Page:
Published on April 10th, 2012 | by Heather Nauta1
Eating Vegan: How Much Vitamin B12 Do You Really Need?
Vitamin B12 supplements are really important for vegans, for anyone with digestive issues and for older adults.
Although I would love nothing better than to tell you that all the nutrients you need are easily available from fresh, organic, whole plant foods B12 is unfortunately one nutrient that vegans in the developed world should be getting from supplements. But how much B12 do you need, and what are the best sources?
There are some plant foods (algaes, tempeh, etc) that list B12 in the nutritional info, but the trouble is these foods have a form of B12 that’s called an analogue, and haven’t been shown to prevent or correct a B12 deficiency. (Click for a more detailed look at studies of B12 in plant foods by Jack Norris.)
If someone suggests eating eggs or other animal foods to correct a vitamin B12 deficiency, keep in mind that B12 isn’t created by animals – it’s generated by bacteria. Supplements made from bacterial sources of B12 are a more direct form of B12. Also, the amount of animal foods you’d need to eat in order to absorb enough B12 is pretty huge.
With the health downsides of animal foods (hormones, antibiotics, cholesterol, saturated fat) along with the environmental impact and ethical considerations, supplements seem to me to be the best option. (Click for more info on why supplements are the safest source of B12 in Michael Greger’s video.)
Vitamin B12 Deficiency Symptoms
B12 is a pretty difficult vitamin for our digestive systems to break apart from food and absorb. For people who have less-than-perfect digestion, supplements are often a good thing to take. As we age, our digestive system becomes less effective, so older adults are prone to B12 deficiency. Interestingly, B12 deficiency symptoms are similar to senility and dementia, so it might be passed off as just part of the aging process.
If you think you might be low, you can check yourself for vitamin B12 deficiency symptoms and it’s a good idea to have your urine or blood tested for an objective and quantitative look.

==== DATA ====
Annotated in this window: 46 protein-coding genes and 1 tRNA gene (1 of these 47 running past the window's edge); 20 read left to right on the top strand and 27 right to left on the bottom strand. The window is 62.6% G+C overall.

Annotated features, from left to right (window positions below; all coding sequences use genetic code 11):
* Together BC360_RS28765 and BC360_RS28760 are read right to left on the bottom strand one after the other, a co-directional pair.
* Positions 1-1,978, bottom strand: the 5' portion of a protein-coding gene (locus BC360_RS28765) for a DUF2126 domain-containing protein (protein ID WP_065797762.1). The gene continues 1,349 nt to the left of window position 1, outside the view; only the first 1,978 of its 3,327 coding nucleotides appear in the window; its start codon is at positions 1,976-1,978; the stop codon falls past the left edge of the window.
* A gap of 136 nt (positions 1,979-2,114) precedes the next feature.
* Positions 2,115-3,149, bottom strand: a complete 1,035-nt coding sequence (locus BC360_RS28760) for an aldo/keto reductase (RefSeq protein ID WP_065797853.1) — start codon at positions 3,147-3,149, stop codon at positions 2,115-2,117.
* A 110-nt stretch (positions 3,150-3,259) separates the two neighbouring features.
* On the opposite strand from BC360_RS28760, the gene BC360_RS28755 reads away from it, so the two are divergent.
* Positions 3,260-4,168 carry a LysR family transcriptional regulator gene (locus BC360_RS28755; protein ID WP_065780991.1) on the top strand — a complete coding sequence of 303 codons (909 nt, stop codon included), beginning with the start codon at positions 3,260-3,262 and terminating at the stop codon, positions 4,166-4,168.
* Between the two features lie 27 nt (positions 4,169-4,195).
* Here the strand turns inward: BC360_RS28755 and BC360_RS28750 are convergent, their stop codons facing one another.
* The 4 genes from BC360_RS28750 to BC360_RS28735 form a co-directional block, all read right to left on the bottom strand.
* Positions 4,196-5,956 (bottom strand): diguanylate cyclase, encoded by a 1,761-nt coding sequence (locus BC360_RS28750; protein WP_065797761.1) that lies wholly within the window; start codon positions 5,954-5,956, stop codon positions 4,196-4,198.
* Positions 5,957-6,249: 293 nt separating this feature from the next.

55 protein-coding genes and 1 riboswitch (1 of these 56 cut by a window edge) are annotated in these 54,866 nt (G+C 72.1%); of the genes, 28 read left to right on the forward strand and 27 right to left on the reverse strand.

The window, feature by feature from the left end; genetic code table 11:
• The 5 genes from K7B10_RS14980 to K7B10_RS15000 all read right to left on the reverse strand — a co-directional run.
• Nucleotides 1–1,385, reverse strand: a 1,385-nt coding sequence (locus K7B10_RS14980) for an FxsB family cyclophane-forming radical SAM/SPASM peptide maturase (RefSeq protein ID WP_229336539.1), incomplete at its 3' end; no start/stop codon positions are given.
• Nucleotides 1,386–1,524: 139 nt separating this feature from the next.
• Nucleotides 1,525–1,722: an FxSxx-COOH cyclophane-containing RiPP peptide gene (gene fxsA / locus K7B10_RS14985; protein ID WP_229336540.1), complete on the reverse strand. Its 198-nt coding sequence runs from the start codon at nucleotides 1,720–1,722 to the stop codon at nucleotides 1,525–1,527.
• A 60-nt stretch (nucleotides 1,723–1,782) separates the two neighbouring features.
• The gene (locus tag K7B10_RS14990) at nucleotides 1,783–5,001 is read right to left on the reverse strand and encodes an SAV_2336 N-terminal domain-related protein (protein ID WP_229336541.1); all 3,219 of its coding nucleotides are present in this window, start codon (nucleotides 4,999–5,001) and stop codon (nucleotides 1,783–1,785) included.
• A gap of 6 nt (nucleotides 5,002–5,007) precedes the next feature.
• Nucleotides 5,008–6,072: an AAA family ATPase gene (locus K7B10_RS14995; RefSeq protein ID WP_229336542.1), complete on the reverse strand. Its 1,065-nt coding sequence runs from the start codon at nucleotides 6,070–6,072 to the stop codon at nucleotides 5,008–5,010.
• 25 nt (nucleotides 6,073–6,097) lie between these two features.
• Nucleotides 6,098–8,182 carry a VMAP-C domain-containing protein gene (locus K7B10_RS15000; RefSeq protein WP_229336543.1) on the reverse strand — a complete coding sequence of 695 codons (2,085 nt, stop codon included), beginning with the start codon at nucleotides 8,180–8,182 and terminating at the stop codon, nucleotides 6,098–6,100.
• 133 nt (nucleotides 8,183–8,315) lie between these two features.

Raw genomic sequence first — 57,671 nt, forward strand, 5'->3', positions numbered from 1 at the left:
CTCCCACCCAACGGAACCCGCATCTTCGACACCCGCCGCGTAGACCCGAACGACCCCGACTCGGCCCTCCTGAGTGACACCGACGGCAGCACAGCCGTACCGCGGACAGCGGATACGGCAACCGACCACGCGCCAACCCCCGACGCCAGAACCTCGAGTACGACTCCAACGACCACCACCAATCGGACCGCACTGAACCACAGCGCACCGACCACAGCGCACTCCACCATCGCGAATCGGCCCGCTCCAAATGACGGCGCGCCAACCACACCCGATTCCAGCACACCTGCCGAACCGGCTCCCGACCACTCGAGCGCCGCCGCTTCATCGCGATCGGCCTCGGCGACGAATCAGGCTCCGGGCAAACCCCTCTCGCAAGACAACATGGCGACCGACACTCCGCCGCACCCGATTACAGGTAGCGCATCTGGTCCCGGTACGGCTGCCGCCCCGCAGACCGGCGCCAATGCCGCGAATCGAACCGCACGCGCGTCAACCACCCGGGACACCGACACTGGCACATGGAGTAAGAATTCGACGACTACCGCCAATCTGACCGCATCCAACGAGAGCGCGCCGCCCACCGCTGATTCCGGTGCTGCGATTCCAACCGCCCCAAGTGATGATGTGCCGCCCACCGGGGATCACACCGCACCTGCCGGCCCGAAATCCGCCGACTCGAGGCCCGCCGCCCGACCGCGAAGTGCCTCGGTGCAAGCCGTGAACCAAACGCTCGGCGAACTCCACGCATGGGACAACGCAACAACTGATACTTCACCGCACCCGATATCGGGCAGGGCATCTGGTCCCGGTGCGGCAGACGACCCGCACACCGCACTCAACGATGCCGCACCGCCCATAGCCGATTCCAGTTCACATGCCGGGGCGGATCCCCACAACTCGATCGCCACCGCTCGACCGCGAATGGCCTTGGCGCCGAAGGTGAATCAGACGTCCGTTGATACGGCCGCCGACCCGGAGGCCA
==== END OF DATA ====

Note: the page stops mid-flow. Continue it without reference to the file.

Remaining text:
For anyone who wants a detailed look at the science and studies of vitamin B12, Jack Norris has put together a very comprehensive series of articles in his vitamin B12 summary.
Vitamin B12 Supplements For Maintenance
Getting enough B12 on a regular basis is really important, and the best plan is to take B12 along with all of the other B vitamins as a “complex”. Most good multivitamins include all of the B complex, including enough B12 for daily maintenance.
Liquids, chewable tablets and capsules (cellulose ones for vegans) are the most easily absorbed supplements to take.
There are plenty of foods that are fortified with B vitamins, like non-dairy milks and certain brands of nutritional yeast. They’re fine as a source of B12, but since they’re processed foods you may want to minimize them for other reasons.
Another thing to consider is that the manufacturer of fortified foods might use a low-quality version that’s not as active as a high-quality supplement. They also might not say exactly how much B12 you’re getting from a serving of the food.
Vitamin B12 Supplements For Correcting A Deficiency
If you have a B12 deficiency, you’ll need to get the vitamin in much higher levels than what’s in a multivitamin until you catch up.
If you have a slight deficiency, or if your multivitamin doesn’t have enough B12 and the other B vitamins, your best bet is to take a full vitamin B complex. The B vitamins all work together in your body, so taking them together is a good idea.
If you have a more serious deficiency, and especially if you have an issue absorbing B12 through your digestive system, a sublingual vitamin B12 supplement is often what’s recommended.
Sublingual is a fancy name for a supplement that you hold under your tongue. The idea is that the vitamin gets absorbed directly into your blood stream through the thin skin on the underside of your tongue.
Apparently, though, sublingual supplements haven’t been shown to be any more effective than regular supplements that you swallow. A link to that study is on Jack Norris’ blog here.
The important thing is to get an easily-absorbed form of supplement (liquid, chewable or capsule) and to get the dose high enough to correct your deficiency.
People with a severe deficiency need to get B12 by injection. This would be something to discuss with a doctor after having your blood or urine levels tested.
How Much Vitamin B12 Should You Take?
The US RDA minimum for B12 is 2.4 mcg per day for adults, and 2.8 mcg for pregnant or nursing women. More recent studies put the ideal intake at 4-7 mcg per day. (Click for more info on optimum levels.)
The trouble is our bodies don’t absorb all of the B12 we take, and there’s kind of a cap on how much we absorb at one time. (Click for more info on how to calculate our body’s absorption rate.
The ideal would be to take smaller doses throughout the day. Since B vitamins stimulate energy and the nervous system, it’s better to take them in the morning and early afternoon so that you don’t get wired before going to sleep.
A B Complex that includes 250 mcg of B12 as cyanocobalamin daily should be enough for you to absorb what you need to maintain healthy levels. (As per Dr. Michael Greger’s latest recommendations [pdf].)
Methylcobalamin is reported to be a more active form of B12 and more effective than cyanocobalamin for smokers and for certain conditions like chronic kidney failure. The methyl form of B12 is found in higher quality supplements, but you need a higher dose of it (1000-2000 mcg) to make sure enough is absorbed.
If you’re trying to correct a vitamin B12 deficiency, you’ll need more than those amounts. The exact amount will depend on how low your levels are. It’s best to work with a doctor, naturopath or nutritionist to find the right dose to get you back on track.